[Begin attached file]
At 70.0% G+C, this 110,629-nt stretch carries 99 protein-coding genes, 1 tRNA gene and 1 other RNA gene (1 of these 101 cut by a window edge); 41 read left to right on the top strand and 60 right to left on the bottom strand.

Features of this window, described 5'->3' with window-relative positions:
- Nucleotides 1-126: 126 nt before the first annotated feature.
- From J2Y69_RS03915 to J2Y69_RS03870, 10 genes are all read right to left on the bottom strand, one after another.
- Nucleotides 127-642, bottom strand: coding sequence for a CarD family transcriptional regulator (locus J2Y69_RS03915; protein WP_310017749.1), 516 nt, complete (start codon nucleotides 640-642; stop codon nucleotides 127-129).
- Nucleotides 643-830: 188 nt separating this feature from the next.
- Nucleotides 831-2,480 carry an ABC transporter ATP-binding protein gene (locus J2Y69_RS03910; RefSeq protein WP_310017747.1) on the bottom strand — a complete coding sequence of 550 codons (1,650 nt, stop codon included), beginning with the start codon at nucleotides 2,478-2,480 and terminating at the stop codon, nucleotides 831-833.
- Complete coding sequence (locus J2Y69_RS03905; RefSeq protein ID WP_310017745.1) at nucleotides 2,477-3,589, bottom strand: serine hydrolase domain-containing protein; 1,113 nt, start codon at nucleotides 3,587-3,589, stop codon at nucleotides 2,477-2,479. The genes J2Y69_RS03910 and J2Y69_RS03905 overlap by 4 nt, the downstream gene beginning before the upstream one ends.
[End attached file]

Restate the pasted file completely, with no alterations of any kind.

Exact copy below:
At 70.0% G+C, this 110,629-nt stretch carries 99 protein-coding genes, 1 tRNA gene and 1 other RNA gene (1 of these 101 cut by a window edge); 41 read left to right on the top strand and 60 right to left on the bottom strand.

Features of this window, described 5'->3' with window-relative positions:
- Nucleotides 1-126: 126 nt before the first annotated feature.
- From J2Y69_RS03915 to J2Y69_RS03870, 10 genes are all read right to left on the bottom strand, one after another.
- Nucleotides 127-642, bottom strand: coding sequence for a CarD family transcriptional regulator (locus J2Y69_RS03915; protein WP_310017749.1), 516 nt, complete (start codon nucleotides 640-642; stop codon nucleotides 127-129).
- Nucleotides 643-830: 188 nt separating this feature from the next.
- Nucleotides 831-2,480 carry an ABC transporter ATP-binding protein gene (locus J2Y69_RS03910; RefSeq protein WP_310017747.1) on the bottom strand — a complete coding sequence of 550 codons (1,650 nt, stop codon included), beginning with the start codon at nucleotides 2,478-2,480 and terminating at the stop codon, nucleotides 831-833.
- Complete coding sequence (locus J2Y69_RS03905; RefSeq protein ID WP_310017745.1) at nucleotides 2,477-3,589, bottom strand: serine hydrolase domain-containing protein; 1,113 nt, start codon at nucleotides 3,587-3,589, stop codon at nucleotides 2,477-2,479. The genes J2Y69_RS03910 and J2Y69_RS03905 overlap by 4 nt, the downstream gene beginning before the upstream one ends.